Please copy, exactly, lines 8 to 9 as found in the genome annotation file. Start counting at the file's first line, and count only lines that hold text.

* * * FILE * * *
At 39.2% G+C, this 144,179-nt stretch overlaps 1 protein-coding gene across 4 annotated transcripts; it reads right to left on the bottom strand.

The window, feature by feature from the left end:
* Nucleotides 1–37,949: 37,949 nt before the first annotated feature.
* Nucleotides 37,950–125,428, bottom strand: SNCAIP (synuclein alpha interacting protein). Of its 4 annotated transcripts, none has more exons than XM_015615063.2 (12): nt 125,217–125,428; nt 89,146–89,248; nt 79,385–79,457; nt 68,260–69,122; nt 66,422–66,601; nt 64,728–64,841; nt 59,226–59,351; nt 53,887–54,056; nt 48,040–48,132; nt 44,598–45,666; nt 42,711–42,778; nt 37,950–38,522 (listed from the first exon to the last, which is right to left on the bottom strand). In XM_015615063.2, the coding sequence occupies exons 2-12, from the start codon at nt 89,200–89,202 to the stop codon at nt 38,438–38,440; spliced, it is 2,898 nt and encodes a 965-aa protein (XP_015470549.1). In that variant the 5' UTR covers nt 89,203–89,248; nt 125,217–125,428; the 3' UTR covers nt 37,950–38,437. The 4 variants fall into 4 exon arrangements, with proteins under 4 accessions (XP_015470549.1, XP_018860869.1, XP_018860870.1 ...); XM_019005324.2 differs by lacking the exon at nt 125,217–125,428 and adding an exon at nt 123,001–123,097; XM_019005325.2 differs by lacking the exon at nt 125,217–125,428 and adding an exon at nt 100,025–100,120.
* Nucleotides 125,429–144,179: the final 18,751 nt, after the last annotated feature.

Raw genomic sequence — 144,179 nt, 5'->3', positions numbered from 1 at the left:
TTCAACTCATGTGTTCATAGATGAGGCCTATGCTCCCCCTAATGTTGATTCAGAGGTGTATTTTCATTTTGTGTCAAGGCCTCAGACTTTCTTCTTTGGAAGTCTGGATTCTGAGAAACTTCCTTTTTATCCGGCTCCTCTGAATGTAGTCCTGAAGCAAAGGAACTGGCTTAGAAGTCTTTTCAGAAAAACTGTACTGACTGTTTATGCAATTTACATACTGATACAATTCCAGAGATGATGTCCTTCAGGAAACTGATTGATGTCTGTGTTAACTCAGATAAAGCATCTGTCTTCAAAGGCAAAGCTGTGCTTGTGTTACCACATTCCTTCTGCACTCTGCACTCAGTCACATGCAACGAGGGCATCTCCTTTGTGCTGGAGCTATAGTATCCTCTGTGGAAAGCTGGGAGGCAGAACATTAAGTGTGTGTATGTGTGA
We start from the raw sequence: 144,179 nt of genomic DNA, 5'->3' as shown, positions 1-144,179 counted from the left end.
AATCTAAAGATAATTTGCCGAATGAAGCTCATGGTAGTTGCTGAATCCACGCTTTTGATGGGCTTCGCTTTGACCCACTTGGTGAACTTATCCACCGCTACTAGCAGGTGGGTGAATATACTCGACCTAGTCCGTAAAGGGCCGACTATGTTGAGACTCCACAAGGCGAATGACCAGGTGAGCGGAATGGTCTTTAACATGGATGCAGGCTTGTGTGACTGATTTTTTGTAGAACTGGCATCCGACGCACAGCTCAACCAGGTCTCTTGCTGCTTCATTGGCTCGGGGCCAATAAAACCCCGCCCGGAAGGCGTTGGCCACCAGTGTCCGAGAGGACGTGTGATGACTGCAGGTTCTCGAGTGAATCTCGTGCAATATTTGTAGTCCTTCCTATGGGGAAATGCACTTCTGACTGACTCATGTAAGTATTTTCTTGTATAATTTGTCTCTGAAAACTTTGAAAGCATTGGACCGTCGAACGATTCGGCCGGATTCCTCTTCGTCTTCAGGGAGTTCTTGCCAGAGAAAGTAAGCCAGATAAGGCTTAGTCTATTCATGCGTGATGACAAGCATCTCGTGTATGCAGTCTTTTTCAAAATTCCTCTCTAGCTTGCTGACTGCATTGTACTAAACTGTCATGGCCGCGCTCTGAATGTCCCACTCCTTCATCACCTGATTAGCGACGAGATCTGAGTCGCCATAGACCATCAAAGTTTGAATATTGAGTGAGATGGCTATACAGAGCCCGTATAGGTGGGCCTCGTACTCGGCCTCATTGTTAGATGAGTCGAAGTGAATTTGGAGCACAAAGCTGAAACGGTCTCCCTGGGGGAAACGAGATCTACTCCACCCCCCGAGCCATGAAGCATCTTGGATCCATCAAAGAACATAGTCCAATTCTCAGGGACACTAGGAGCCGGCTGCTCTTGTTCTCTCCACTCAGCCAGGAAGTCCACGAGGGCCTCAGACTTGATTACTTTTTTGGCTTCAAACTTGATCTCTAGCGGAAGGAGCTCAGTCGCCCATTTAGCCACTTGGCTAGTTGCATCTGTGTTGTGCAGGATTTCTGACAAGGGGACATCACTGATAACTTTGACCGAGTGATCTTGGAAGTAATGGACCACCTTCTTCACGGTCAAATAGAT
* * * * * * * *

We start from the raw sequence: 144,179 nt of genomic DNA, 5'->3' as shown, positions 1-144,179 counted from the left end.
AATCTAAAGATAATTTGCCGAATGAAGCTCATGGTAGTTGCTGAATCCACGCTTTTGATGGGCTTCGCTTTGACCCACTTGGTGAACTTATCCACCGCTACTAGCAGGTGGGTGAATATACTCGACCTAGTCCGTAAAGGGCCGACTATGTTGAGACTCCACAAGGCGAATGACCAGGTGAGCGGAATGGTCTTTAACATGGATGCAGGCTTGTGTGACTGATTTTTTGTAGAACTGGCATCCGACGCACAGCTCAACCAGGTCTCTTGCTGCTTCATTGGCTCGGGGCCAATAAAACCCCGCCCGGAAGGCGTTGGCCACCAGTGTCCGAGAGGACGTGTGATGACTGCAGGTTCTCGAGTGAATCTCGTGCAATATTTGTAGTCCTTCCTATGGGGAAATGCACTTCTGACTGACTCATGTAAGTATTTTCTTGTATAATTTGTCTCTGAAAACTTTGAAAGCATTGGACCGTCGAACGATTCGGCCGGATTCCTCTTCGTCTTCAGGGAGTTCTTGCCAGAGAAAGTAAGCCAGATAAGGCTTAGTCTATTCATGCGTGATGACAAGCATCTCGTGTATGCAGTCTTTTTCAAAATTCCTCTCTAGCTTGCTGACTGCATTGTACTAAACTGTCATGGCCGCGCTCTGAATGTCCCACTCCTTCATCACCTGATTAGCGACGAGATCTGAGTCGCCATAGACCATCAAAGTTTGAATATTGAGTGAGATGGCTATACAGAGCCCGTATAGGTGGGCCTCGTACTCGGCCTCATTGTTAGATGAGTCGAAGTGAATTTGGAGCACAAAGCTGAAACGGTCTCCCTGGGGGAAACGAGATCTACTCCACCCCCCGAGCCATGAAGCATCTTGGATCCATCAAAGAACATAGTCCAATTCTCAGGGACACTAGGAGCCGGCTGCTCTTGTTCTCTCCACTCAGCCAGGAAGTCCACGAGGGCCTCAGACTTGATTACTTTTTTGGCTTCAAACTTGATCTCTAGCGGAAGGAGCTCAGTCGCCCATTTAGCCACTTGGCTAGTTGCATCTGTGTTGTGCAGGATTTCTGACAAGGGGACATCACTGATAACTTTGACCGAGTGATCTTGGAAGTAATGGACCACCTTCTTCACGGTCAAATAGAT